Fears of sale remain

Fair board will form group to monitor status

By Jonathan Horn

Contributor

Despite being formally taken off the sales table by the state of California, the 22nd District Agricultural Association board of directors is still wary they will lose control of the Del Mar Fairgrounds to a private owner.

At its public meeting on Tuesday, the council unanimously approved a task force to monitor the property’s standing as a public entity. If sold, the fairgrounds, the events it hosts and horse racing could disappear. The task force comes the same day it was announced that a record of nearly 1.3 million people attended this summer’s San Diego County Fair.

“I know we’re officially off the chopping block, but we’re not,” said Del Mar Fairgrounds CEO and General Manager Tim Fennell. “The reality of it is the state’s in dire trouble, and I think next year quite frankly the state’s going to be in a worse position than they are now, and so I think we’re going to have that target on our backs.”

Last month, a spokeswoman for California Senator Dennis Hollingsworth said it would be “ridiculous to sell a property that is making money for the state.” But Fair Operations Committee Chairman Barry Nussbaum, who introduced the idea of the task force, said a private deal is still very possible.

“I would not be surprised if we end up on a [for sale] list in the future,” he said, adding that the board should be proactive in protecting those who benefit most from access to the facilities.

Nussbaum and board President Kelly Burt agreed to be the council’s representatives on the task force, which has yet to be formed.

Assuming the fairgrounds are still open for public use next summer, preliminary dates for the 2010 San Diego County Fair have been set. The event will begin on June 11, and run through July 5, the Monday after July Fourth weekend.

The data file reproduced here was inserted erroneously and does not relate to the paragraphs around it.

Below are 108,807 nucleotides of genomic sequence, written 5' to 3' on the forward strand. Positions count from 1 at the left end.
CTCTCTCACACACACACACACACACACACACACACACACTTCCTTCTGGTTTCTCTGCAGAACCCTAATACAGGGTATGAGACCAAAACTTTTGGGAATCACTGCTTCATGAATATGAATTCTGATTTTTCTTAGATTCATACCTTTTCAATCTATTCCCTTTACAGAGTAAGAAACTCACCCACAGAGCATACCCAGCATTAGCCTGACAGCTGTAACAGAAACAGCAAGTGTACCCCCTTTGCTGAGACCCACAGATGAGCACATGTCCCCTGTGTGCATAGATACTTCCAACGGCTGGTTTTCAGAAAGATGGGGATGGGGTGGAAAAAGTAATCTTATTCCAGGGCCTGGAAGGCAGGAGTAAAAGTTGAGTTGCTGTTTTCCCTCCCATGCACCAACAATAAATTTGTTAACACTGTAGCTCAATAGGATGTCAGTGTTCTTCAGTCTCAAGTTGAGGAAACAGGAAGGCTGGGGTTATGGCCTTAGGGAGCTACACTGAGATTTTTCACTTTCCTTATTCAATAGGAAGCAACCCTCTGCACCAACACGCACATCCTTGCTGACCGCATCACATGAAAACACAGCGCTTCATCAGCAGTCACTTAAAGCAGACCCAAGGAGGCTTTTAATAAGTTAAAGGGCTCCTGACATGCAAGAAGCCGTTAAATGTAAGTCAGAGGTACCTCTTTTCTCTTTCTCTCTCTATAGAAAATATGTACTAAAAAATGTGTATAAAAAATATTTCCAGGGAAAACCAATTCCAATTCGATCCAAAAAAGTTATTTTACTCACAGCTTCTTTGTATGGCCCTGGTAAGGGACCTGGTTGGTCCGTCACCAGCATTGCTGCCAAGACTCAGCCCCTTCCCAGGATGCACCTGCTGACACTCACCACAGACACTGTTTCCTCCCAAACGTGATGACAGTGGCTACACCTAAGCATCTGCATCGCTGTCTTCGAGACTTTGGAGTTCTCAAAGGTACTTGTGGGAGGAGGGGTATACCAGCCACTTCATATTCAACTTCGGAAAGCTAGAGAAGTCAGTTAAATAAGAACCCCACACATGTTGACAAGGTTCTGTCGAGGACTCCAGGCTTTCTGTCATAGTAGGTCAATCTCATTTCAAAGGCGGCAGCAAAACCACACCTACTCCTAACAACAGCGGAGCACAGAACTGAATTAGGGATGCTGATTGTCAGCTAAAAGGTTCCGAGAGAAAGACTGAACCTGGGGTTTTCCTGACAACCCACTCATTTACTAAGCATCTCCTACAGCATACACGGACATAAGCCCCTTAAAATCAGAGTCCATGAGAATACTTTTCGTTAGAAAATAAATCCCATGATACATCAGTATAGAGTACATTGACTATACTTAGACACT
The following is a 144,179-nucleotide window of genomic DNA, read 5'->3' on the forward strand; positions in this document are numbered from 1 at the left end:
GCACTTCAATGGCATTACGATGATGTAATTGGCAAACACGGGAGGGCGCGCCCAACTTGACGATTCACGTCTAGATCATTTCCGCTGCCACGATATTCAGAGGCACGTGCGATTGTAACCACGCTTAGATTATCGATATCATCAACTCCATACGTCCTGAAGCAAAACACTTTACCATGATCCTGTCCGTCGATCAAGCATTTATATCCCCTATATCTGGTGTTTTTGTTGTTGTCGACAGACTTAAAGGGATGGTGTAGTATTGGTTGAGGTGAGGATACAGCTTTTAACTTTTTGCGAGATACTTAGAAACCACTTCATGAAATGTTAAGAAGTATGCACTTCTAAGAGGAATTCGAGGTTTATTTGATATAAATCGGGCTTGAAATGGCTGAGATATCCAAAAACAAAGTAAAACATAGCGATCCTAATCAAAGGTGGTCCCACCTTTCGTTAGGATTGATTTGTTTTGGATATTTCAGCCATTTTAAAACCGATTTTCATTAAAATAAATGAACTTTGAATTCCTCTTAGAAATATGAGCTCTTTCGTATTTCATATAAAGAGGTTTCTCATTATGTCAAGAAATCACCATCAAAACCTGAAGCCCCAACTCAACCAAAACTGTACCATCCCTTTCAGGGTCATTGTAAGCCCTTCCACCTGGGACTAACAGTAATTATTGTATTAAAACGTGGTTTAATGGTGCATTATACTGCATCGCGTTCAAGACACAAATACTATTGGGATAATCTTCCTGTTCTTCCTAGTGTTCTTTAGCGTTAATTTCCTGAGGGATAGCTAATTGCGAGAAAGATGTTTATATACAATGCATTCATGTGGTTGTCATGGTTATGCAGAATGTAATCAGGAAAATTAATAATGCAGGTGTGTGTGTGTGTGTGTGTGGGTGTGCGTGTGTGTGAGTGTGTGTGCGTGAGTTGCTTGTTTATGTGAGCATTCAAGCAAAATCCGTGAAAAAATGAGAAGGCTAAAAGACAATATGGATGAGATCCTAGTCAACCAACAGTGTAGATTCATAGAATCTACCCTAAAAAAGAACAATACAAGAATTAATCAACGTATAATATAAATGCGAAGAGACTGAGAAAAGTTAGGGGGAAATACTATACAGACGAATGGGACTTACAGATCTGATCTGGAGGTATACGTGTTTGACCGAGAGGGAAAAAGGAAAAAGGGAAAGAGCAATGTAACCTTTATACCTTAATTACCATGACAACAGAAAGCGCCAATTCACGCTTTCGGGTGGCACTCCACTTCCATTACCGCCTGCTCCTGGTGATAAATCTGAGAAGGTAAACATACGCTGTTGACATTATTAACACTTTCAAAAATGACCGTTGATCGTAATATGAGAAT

Fennell said ticket deals and the recession might have contributed to the overwhelming attendance at this year’s fair. Some examples were the $2 tickets on a certain Tuesday; season passes at $22 for the 22-day fair; and a stimulus promotion, in which those who are unemployed got in free.

“People may not be traveling as much, and we encourage them to come here, have your fair-cation,” Fennell said. “You’re a family of four, maybe you go to Lake Tahoe every year, but maybe this year you can’t afford it because maybe mom got laid off or dad got laid off or I might get laid off, so I’ve got to watch my expenses. I can still have my vacation at the fair.”

Some early indicators for the success of horseracing season were also discussed. Despite high attendance, including a record 44,900 on opening day, the total handle, or bets, is down 16 percent from last year. However, other revenue streams from outside of California are up. For instance, xpressbet.com, an Internet gambling service, already has 12,000 participants and has generated $500,000. The target is $1 million, and board members were optimistic they would achieve this.

“It all depends on what you net,” Fennell said, adding that food, tickets, programs and outside business all add up to form the bottom line.

Cigarette and marijuana smoking was the main subject during the public comment portion of the meeting. Both individuals and representatives of anti-smoking advocacy groups spoke of too much second-hand smoke at the fair, children being exposed, and a lack of security enforcement against smoking at concerts.


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